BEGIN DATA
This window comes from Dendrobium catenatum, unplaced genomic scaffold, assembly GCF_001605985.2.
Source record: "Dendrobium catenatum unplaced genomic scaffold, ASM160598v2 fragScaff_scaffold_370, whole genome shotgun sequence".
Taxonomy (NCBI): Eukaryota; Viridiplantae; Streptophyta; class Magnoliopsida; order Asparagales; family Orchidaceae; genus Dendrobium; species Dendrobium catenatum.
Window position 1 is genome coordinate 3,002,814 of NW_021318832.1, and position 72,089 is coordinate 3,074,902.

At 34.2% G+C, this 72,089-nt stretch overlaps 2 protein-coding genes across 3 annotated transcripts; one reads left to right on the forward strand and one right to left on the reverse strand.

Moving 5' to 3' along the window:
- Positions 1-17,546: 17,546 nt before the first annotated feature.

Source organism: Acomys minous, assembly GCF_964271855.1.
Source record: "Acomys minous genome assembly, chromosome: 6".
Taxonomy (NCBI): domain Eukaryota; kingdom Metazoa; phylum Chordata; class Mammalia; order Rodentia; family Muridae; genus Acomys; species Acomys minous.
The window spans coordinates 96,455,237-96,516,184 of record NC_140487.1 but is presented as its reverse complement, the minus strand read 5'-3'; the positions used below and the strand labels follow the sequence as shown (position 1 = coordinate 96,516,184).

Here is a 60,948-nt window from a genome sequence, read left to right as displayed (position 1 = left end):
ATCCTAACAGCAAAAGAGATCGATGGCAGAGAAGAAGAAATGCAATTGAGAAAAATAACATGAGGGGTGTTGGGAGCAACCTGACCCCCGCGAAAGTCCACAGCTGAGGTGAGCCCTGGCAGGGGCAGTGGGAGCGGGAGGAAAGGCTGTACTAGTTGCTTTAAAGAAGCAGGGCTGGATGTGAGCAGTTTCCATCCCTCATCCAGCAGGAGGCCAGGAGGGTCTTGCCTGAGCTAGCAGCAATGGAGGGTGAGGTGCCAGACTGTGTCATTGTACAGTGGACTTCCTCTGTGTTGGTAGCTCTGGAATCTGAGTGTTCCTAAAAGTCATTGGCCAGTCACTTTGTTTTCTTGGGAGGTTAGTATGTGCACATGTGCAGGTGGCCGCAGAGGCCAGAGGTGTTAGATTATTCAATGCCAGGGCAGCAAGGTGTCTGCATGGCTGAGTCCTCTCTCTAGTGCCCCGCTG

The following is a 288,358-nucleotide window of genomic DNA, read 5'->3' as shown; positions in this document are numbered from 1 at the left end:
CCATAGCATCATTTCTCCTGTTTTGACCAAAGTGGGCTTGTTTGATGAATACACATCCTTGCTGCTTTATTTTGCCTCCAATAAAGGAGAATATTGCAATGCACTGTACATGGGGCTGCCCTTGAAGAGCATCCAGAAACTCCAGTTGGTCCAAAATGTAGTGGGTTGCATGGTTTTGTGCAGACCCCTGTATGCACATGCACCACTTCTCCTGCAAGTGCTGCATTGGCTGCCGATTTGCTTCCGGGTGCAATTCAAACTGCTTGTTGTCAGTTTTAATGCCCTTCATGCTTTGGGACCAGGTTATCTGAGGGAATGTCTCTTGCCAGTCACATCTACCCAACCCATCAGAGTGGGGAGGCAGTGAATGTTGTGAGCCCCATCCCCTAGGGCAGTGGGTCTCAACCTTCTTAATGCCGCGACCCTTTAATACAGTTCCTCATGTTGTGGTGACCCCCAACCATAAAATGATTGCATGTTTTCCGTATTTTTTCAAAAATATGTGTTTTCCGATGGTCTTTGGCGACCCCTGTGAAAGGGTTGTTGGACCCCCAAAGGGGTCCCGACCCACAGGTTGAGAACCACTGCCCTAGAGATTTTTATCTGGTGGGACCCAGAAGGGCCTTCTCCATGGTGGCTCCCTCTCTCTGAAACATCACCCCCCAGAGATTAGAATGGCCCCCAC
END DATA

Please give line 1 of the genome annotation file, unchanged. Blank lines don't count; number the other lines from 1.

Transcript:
This window comes from Dendrobium catenatum, unplaced genomic scaffold, assembly GCF_001605985.2.